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Harrods
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Harrods
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Harrods

My walk has taken me through some of London’s richest and most exclusive areas, whether it’s the mansions of Belgravia to the gardens near Knightsbridge, it has been a trip through the capital’s upmarket side! Hope you’ve enjoyed reading my walk, and you can catch me on TwitterInstagram and Facebook, and don’t forget to sign up to my blog too!

Until next time, have a great week, and see you soon!

Sources: (not the food sauces)

All photos taken by London Wlogger. © Copyright 2017

Information on Grosvenor Gardens – London is Cool

Information on Grosvenor Gardens – Secret London

Information on Grosvenor Gardens – My Parks Westminster

Information on Sloane Square – The Royal Borough of Kensington and Chelsea

London’s Most Beautiful Fountains – Londonist

About The Parish Church of Holy Trinity Sloane Square – Holy Trinity Sloane Square

Information about Cadogan Place Gardens – London Gardens Trust

History of Harrods – Harrods

Clapham Common to The Albert Bridge: Ponds, Parks and Picturesque Views

A warm welcome to you, and thanks for joining me on another walk around London! Throughout my walks of the capital I’ve explored many parks, and today I shall be exploring two of South London’s most wonderful natural spaces. My walk begins in Clapham Common takes me via Battersea Park before ending along the Thames at the splendid Albert Bridge.

I’ll admit I’d never actually been to either Clapham Common or Battersea Park before this walk, so for me it was even more exciting to do!

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Clapham Common to The Albert Bridge

My journey starts in Clapham Common which dates back to the late 17th century when the recreational area was used for horse racing and cricket. It wasn’t until the 1760s when a wealthy local resident by the name of Christopher Baldwin led an initiative to improve the Common by leveling it off and filling in its ditches and planting trees.

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Clapham Common

During the 19th century the Common was managed by a group of local trustees who continued to level it out and plant trees. As late as the 1920s sheep were still grazing on the Common, though it was now becoming a well-known area of leisure for people within the suburb which was growing both in size and wealth.

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Football Picthes on Clapham Common

However, in the 1860s Commons in London were at risk of being sold to developers as new legislation meant they could be purchased for the benefits of the public. In 1877, the Metropolitan Board of Works bought Clapham Common from its Manorial Owners with its aim to be ‘free and unenclosed forever’!

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Clapham Common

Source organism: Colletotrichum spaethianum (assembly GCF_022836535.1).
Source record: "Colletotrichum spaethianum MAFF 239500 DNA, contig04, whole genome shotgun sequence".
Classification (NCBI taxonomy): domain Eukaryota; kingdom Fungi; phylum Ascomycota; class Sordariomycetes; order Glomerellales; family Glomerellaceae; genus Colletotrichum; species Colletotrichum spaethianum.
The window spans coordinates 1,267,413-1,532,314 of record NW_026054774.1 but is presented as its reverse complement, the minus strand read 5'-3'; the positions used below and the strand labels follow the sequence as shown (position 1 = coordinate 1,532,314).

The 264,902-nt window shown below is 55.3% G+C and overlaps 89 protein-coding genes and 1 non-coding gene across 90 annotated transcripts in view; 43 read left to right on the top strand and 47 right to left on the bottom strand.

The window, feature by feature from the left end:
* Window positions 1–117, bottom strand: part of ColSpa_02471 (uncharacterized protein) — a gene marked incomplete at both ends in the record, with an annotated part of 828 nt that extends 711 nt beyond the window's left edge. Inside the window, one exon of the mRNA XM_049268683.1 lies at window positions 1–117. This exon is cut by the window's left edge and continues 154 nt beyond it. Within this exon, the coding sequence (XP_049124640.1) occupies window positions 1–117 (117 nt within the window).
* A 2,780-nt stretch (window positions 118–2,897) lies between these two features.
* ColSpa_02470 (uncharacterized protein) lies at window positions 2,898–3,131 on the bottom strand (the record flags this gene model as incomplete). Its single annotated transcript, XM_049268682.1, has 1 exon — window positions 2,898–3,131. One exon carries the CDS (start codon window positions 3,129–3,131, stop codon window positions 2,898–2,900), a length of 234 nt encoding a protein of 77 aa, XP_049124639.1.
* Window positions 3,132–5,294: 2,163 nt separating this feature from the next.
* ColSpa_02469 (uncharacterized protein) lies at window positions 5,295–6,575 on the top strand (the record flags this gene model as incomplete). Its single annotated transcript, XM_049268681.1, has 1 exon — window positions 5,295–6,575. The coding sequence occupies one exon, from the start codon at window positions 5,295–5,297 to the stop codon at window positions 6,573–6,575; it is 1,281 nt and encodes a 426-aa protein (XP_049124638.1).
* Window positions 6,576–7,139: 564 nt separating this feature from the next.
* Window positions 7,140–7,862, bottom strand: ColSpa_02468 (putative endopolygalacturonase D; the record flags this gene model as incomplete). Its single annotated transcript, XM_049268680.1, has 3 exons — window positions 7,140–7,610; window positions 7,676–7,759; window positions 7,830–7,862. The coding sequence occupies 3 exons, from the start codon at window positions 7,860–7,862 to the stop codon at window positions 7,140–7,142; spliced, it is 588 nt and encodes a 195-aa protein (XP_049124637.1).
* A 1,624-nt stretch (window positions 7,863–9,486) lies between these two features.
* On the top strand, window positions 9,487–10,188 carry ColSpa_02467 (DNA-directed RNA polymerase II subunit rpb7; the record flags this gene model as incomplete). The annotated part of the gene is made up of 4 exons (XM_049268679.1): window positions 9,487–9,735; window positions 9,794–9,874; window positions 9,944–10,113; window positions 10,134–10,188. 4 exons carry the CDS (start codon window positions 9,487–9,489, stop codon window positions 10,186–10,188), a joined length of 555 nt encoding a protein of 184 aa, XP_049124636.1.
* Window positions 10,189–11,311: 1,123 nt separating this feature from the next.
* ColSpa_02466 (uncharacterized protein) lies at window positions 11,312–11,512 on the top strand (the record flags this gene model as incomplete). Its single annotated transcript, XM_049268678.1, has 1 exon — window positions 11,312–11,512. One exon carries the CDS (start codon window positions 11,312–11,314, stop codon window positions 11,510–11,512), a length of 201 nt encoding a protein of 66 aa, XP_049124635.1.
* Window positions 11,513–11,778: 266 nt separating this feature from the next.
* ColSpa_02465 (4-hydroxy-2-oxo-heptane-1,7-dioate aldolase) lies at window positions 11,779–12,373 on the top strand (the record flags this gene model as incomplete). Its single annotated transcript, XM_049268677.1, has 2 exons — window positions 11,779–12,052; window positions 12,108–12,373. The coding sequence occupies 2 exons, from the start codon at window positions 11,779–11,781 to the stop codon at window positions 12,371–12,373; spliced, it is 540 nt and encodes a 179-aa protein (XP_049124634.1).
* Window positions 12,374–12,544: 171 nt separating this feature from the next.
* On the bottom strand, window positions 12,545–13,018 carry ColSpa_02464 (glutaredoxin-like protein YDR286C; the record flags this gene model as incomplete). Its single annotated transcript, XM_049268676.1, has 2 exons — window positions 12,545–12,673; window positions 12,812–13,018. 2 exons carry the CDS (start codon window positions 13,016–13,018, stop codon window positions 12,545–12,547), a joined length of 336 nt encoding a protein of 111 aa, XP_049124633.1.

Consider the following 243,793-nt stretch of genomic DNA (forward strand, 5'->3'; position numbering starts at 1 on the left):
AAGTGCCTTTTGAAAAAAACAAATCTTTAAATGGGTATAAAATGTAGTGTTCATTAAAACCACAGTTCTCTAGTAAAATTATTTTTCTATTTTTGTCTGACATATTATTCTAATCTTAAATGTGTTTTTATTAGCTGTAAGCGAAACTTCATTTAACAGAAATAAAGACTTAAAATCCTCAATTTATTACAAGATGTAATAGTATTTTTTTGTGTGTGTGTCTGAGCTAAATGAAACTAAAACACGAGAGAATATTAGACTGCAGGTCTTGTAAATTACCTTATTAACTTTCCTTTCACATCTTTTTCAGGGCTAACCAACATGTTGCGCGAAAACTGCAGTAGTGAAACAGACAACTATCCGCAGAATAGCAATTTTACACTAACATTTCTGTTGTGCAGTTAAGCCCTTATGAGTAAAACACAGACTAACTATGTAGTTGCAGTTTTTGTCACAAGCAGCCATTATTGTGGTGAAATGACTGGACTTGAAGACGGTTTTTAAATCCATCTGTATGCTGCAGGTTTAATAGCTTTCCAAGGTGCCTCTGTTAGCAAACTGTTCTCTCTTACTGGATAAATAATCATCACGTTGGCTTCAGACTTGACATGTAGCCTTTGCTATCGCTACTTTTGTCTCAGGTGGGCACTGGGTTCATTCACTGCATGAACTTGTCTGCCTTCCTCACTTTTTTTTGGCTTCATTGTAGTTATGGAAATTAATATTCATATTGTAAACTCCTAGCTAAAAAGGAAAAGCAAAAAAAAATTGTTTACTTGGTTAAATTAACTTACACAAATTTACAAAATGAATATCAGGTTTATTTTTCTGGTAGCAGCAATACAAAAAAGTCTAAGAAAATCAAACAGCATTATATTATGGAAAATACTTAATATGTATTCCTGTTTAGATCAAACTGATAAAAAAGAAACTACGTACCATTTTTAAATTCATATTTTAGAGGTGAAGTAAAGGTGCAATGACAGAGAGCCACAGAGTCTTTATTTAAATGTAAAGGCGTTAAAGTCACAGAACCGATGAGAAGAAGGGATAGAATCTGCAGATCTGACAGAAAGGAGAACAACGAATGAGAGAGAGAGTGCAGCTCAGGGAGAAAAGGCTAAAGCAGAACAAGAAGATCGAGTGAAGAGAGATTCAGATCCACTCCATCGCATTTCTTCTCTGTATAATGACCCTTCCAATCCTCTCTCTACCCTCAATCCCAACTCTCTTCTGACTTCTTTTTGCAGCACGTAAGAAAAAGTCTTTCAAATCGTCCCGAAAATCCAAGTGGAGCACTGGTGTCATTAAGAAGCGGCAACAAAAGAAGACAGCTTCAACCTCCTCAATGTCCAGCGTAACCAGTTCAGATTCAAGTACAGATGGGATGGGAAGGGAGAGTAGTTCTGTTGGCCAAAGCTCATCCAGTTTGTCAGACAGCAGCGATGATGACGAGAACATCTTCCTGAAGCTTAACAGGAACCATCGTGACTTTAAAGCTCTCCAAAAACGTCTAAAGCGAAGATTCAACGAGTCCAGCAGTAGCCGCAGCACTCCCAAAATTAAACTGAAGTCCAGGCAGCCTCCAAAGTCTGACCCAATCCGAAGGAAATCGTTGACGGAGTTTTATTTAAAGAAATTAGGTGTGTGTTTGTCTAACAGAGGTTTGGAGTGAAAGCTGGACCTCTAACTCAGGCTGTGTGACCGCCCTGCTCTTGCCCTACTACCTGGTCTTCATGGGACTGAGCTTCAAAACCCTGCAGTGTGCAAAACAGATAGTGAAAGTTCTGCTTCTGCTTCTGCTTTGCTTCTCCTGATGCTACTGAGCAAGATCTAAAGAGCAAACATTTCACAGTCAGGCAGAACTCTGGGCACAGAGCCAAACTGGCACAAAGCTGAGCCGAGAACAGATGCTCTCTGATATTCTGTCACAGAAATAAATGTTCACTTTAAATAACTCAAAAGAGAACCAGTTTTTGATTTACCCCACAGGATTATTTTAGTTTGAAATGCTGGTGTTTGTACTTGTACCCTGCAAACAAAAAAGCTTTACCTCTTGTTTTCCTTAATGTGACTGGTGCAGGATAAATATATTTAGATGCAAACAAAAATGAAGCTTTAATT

Both the board and its successor, the London County Council, continued to make improvements to it and in 1890 they responded to public demand to build one of the largest and best surviving Victorian bandstands in the country.

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Clapham Common Bandstand

During the First World War troops would be trained in digging trenches on the Common. Whilst in the Second World War the site was used for big events and housed an anti-aircraft battery, with bomb shelters being dug within it.

Sports facilities and entertainments continued on the Common after the War with the London County Council and its successor, the Greater London Council, making improvements to it. The Common was the venue for the International London Horse Show from 1954 to 1985. However, by the 1990s local residents became unhappy with the large scale concerts and other events which they thought were unsuited and damaging the local recreational space. Since 1971, the Common has been owned and managed by the London Borough of Lambeth.

Today, it’s 220 acres of wonderful grass areas, the lovely Mount Pond, many football pitches, and is one of London’s most famous Commons. I did love standing by the pond, with all you can hear is the sound of the birds and the wind, truly the definition of peaceful!

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Mount Pond
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Mount Pond
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Mount Pond

Opposite the Bandstand you’ll find the very popular and convenient La Baita, which in Italian means ‘the hut’. This cafe serves authentic Italian cuisine with sandwiches and drinks offered too. The perfect way to sit there and enjoy the Common on a sunny day.

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La Baita

Outside Clapham Common you’ll find the pretty St. Barnabas Church which was erected in 1897.

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St. Barnabas Church

It’s now time to continue my walk through Clapham Common and along the main road to Battersea Park.

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Leaving Clapham Common

Along my walk I go past Battersea Park train station, and this rather vintage railway bridge!

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Entrance to Battersea Park

Back in 1843 property developer Thomas Cubitt and the local vicar, the Honourable Reverend Robert Eden, reported to Queen Victoria’s Commison on improving the Metropolis. In 1846 an Act of Parliament was passed which gave to the authorisation of a formation of a park on part of Battersea Common and Battersea Fields.